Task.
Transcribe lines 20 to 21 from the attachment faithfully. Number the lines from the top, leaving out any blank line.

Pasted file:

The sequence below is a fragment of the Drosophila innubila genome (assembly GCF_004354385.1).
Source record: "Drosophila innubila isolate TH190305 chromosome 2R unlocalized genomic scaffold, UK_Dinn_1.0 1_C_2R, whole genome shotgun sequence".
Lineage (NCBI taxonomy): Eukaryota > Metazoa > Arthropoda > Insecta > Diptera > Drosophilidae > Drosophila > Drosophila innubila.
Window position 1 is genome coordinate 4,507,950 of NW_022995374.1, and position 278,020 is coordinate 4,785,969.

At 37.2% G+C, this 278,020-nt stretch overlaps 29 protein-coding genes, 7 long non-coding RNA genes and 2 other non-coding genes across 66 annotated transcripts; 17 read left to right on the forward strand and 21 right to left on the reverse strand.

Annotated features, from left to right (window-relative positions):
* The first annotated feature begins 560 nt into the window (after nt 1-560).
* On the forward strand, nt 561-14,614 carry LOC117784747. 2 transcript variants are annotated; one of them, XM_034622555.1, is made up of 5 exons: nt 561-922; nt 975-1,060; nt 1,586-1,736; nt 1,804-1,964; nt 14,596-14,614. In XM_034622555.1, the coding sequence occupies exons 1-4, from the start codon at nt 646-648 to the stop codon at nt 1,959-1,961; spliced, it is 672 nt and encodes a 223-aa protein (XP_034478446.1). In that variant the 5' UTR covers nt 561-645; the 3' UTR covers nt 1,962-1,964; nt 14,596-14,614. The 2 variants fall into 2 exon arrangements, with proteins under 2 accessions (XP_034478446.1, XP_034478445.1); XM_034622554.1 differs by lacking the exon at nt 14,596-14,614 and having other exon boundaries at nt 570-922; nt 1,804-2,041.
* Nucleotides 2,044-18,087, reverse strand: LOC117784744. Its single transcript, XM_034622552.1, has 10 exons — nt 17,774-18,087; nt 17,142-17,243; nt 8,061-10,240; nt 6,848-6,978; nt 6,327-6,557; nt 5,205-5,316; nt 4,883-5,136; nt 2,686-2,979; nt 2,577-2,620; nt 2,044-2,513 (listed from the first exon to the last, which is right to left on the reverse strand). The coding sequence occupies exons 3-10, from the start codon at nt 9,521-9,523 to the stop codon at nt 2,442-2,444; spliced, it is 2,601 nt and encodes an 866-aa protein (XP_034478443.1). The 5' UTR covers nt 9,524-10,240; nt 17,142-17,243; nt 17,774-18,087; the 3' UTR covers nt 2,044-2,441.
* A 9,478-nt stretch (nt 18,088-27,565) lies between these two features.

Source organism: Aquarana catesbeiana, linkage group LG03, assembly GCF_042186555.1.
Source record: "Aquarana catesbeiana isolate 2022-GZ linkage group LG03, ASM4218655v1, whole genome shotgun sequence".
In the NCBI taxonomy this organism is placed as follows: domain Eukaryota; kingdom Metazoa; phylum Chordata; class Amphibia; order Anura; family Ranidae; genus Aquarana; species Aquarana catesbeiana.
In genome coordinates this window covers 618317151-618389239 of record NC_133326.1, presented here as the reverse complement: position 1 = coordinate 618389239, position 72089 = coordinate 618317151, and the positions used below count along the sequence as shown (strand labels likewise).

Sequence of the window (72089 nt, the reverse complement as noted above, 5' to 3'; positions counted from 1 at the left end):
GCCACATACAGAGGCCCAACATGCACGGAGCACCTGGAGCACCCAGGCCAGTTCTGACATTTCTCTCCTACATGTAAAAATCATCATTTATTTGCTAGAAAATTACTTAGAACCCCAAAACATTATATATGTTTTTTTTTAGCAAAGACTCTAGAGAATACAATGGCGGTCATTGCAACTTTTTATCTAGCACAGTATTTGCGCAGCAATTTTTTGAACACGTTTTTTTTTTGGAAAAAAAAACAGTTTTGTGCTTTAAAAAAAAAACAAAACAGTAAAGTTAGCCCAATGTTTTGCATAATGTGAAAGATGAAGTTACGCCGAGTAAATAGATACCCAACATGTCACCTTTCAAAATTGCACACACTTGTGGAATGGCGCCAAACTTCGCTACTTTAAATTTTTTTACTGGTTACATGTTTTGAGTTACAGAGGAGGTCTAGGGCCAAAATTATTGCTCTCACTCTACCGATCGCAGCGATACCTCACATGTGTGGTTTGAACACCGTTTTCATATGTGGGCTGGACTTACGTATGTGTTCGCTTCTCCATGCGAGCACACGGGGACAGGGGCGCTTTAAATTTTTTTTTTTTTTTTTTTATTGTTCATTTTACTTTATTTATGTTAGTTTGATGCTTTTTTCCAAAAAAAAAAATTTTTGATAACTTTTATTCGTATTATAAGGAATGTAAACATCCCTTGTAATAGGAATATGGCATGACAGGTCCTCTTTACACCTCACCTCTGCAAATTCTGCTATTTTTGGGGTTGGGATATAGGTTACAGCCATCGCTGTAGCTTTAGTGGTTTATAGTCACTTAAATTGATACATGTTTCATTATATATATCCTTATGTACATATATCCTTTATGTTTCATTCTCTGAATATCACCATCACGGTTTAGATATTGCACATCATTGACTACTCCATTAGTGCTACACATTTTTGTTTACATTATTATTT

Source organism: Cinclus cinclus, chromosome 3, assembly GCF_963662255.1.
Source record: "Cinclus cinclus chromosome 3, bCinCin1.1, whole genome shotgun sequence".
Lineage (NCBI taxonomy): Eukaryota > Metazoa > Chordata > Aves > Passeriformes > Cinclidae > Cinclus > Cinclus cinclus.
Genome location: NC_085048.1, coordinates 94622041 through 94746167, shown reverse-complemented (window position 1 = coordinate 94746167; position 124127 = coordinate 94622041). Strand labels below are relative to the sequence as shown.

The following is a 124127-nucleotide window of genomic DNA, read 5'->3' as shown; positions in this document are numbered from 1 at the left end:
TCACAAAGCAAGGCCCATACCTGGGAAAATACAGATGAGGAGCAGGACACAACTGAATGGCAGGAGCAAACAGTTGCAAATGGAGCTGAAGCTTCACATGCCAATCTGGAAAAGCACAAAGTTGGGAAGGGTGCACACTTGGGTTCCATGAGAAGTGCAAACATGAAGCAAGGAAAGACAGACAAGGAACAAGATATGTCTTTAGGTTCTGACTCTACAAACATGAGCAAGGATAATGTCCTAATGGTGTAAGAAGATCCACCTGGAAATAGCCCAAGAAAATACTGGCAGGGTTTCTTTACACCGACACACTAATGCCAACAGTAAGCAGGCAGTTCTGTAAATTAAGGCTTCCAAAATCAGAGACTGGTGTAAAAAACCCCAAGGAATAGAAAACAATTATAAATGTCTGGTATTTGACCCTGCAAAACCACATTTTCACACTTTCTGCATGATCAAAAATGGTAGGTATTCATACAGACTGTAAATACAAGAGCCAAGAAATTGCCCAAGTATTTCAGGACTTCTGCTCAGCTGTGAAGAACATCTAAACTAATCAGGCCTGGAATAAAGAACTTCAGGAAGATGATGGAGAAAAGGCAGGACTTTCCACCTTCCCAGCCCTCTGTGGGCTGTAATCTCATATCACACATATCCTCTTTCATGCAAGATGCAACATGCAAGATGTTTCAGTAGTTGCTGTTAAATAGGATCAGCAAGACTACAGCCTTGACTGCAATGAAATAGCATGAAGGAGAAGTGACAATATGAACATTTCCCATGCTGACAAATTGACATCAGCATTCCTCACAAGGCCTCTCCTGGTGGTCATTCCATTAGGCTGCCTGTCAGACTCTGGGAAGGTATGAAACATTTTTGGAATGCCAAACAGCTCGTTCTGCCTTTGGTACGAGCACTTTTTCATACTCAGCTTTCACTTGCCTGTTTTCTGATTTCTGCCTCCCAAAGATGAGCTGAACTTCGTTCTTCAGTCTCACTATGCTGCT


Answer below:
Genome location: NC_085048.1, coordinates 94622041 through 94746167, shown reverse-complemented (window position 1 = coordinate 94746167; position 124127 = coordinate 94622041). Strand labels below are relative to the sequence as shown.

The following is a 124127-nucleotide window of genomic DNA, read 5'->3' as shown; positions in this document are numbered from 1 at the left end: